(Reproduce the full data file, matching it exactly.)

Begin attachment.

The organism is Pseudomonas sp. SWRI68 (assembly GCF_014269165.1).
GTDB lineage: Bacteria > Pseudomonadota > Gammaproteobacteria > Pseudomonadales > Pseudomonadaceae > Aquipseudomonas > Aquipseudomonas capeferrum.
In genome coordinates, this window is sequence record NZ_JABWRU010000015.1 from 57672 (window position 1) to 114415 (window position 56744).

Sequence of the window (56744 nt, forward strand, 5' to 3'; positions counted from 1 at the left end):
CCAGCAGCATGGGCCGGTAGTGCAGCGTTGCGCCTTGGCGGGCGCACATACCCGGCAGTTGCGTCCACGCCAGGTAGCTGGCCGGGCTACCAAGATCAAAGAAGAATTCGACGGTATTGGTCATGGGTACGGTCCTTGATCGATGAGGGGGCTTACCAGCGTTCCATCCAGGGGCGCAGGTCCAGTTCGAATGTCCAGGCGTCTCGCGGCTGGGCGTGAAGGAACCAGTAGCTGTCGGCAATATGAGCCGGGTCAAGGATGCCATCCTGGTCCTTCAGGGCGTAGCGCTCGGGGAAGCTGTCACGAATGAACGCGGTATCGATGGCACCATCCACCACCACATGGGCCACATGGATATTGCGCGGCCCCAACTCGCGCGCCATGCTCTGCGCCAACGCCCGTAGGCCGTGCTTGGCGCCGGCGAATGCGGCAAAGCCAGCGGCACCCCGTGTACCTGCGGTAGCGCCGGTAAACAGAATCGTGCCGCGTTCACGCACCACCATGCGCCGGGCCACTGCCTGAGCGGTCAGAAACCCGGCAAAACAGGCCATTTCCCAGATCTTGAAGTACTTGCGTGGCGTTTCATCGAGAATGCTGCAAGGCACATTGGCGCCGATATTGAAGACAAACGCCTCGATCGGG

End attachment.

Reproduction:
The organism is Pseudomonas sp. SWRI68 (assembly GCF_014269165.1).
GTDB lineage: Bacteria > Pseudomonadota > Gammaproteobacteria > Pseudomonadales > Pseudomonadaceae > Aquipseudomonas > Aquipseudomonas capeferrum.
In genome coordinates, this window is sequence record NZ_JABWRU010000015.1 from 57672 (window position 1) to 114415 (window position 56744).

Sequence of the window (56744 nt, forward strand, 5' to 3'; positions counted from 1 at the left end):
CCAGCAGCATGGGCCGGTAGTGCAGCGTTGCGCCTTGGCGGGCGCACATACCCGGCAGTTGCGTCCACGCCAGGTAGCTGGCCGGGCTACCAAGATCAAAGAAGAATTCGACGGTATTGGTCATGGGTACGGTCCTTGATCGATGAGGGGGCTTACCAGCGTTCCATCCAGGGGCGCAGGTCCAGTTCGAATGTCCAGGCGTCTCGCGGCTGGGCGTGAAGGAACCAGTAGCTGTCGGCAATATGAGCCGGGTCAAGGATGCCATCCTGGTCCTTCAGGGCGTAGCGCTCGGGGAAGCTGTCACGAATGAACGCGGTATCGATGGCACCATCCACCACCACATGGGCCACATGGATATTGCGCGGCCCCAACTCGCGCGCCATGCTCTGCGCCAACGCCCGTAGGCCGTGCTTGGCGCCGGCGAATGCGGCAAAGCCAGCGGCACCCCGTGTACCTGCGGTAGCGCCGGTAAACAGAATCGTGCCGCGTTCACGCACCACCATGCGCCGGGCCACTGCCTGAGCGGTCAGAAACCCGGCAAAACAGGCCATTTCCCAGATCTTGAAGTACTTGCGTGGCGTTTCATCGAGAATGCTGCAAGGCACATTGGCGCCGATATTGAAGACAAACGCCTCGATCGGG